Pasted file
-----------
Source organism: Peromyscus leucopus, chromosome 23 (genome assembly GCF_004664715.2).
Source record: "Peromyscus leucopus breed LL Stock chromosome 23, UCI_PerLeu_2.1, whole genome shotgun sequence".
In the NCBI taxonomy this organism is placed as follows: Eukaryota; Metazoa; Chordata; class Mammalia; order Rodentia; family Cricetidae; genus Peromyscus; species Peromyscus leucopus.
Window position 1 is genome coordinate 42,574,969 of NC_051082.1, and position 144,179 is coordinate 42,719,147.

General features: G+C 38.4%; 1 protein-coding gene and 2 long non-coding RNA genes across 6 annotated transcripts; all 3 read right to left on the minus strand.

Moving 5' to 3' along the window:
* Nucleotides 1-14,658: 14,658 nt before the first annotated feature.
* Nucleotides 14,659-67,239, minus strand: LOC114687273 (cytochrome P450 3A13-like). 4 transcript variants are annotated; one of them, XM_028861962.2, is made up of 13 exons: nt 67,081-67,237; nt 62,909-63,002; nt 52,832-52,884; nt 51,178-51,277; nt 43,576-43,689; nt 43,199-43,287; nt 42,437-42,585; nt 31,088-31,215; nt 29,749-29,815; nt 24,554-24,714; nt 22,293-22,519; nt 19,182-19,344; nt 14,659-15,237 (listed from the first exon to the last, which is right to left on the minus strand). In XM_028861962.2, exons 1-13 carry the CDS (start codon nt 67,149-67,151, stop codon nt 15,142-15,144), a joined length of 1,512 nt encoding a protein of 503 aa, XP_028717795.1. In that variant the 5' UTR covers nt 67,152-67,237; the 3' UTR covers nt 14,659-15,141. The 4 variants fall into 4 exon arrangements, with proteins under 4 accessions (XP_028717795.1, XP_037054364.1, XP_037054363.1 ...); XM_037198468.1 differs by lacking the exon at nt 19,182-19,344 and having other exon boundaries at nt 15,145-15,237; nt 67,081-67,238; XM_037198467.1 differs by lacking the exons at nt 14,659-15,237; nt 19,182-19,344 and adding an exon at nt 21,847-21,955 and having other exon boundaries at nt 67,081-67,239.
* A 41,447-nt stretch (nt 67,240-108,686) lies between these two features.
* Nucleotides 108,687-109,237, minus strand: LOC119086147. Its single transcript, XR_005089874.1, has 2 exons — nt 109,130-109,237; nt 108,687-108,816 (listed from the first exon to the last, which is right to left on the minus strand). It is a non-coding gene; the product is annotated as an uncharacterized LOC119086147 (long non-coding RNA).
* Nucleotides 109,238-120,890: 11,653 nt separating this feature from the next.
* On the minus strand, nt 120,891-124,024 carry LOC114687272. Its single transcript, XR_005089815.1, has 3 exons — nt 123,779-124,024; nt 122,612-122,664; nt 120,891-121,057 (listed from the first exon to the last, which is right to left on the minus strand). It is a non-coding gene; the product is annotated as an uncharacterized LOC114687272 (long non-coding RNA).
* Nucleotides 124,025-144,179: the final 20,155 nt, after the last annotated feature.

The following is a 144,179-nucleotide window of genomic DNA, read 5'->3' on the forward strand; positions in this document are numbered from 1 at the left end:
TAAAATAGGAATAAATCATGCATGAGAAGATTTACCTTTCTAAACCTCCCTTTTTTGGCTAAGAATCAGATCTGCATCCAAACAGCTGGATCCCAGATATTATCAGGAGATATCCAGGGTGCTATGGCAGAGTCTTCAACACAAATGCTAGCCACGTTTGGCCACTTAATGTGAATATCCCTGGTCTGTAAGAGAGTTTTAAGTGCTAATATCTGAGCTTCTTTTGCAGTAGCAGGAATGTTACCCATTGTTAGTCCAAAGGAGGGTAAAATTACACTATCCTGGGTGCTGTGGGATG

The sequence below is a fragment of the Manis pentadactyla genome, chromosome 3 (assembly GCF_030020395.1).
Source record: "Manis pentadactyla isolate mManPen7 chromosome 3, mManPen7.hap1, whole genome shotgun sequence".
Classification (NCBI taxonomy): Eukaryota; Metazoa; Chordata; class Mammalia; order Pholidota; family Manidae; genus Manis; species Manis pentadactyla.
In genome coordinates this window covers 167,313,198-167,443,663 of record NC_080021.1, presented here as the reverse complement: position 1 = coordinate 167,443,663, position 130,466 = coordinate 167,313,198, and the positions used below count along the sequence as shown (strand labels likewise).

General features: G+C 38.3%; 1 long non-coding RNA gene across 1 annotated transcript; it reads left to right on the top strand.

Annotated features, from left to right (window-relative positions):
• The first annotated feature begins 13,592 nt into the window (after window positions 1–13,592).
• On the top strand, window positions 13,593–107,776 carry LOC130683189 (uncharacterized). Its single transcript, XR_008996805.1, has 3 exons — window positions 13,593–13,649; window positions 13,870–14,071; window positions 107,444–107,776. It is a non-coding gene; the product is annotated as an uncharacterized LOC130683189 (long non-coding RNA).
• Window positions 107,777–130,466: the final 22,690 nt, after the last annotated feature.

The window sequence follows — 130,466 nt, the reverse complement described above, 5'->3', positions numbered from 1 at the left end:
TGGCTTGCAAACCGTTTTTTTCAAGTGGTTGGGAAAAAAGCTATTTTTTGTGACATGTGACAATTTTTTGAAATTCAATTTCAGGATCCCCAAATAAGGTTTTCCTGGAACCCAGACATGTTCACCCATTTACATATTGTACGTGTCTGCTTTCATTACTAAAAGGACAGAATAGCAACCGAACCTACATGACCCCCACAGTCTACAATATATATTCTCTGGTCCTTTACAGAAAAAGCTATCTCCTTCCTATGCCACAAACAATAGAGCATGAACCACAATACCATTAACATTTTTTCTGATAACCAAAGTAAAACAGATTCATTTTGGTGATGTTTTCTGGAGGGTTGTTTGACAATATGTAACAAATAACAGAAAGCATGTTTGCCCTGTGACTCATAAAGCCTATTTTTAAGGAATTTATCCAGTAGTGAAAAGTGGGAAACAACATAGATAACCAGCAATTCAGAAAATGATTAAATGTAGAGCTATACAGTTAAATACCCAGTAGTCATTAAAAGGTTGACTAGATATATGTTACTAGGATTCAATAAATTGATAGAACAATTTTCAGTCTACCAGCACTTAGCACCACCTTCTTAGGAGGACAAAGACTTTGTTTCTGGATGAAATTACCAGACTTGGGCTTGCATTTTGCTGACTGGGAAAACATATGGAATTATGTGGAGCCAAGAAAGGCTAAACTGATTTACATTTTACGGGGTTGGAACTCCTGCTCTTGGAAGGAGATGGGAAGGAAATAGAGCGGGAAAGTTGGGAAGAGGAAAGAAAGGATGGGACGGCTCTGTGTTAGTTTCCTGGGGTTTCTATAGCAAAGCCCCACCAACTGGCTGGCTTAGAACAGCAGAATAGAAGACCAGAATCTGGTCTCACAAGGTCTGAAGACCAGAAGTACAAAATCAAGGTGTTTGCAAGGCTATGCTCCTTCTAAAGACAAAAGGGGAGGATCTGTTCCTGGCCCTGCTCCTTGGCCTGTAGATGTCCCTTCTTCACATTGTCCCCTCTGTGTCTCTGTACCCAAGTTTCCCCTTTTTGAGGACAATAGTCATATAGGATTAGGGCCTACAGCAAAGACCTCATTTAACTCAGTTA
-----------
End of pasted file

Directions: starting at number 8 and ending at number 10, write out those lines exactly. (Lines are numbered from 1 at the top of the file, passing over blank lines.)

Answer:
* Nucleotides 14,659-67,239, minus strand: LOC114687273 (cytochrome P450 3A13-like). 4 transcript variants are annotated; one of them, XM_028861962.2, is made up of 13 exons: nt 67,081-67,237; nt 62,909-63,002; nt 52,832-52,884; nt 51,178-51,277; nt 43,576-43,689; nt 43,199-43,287; nt 42,437-42,585; nt 31,088-31,215; nt 29,749-29,815; nt 24,554-24,714; nt 22,293-22,519; nt 19,182-19,344; nt 14,659-15,237 (listed from the first exon to the last, which is right to left on the minus strand). In XM_028861962.2, exons 1-13 carry the CDS (start codon nt 67,149-67,151, stop codon nt 15,142-15,144), a joined length of 1,512 nt encoding a protein of 503 aa, XP_028717795.1. In that variant the 5' UTR covers nt 67,152-67,237; the 3' UTR covers nt 14,659-15,141. The 4 variants fall into 4 exon arrangements, with proteins under 4 accessions (XP_028717795.1, XP_037054364.1, XP_037054363.1 ...); XM_037198468.1 differs by lacking the exon at nt 19,182-19,344 and having other exon boundaries at nt 15,145-15,237; nt 67,081-67,238; XM_037198467.1 differs by lacking the exons at nt 14,659-15,237; nt 19,182-19,344 and adding an exon at nt 21,847-21,955 and having other exon boundaries at nt 67,081-67,239.
* A 41,447-nt stretch (nt 67,240-108,686) lies between these two features.
* Nucleotides 108,687-109,237, minus strand: LOC119086147. Its single transcript, XR_005089874.1, has 2 exons — nt 109,130-109,237; nt 108,687-108,816 (listed from the first exon to the last, which is right to left on the minus strand). It is a non-coding gene; the product is annotated as an uncharacterized LOC119086147 (long non-coding RNA).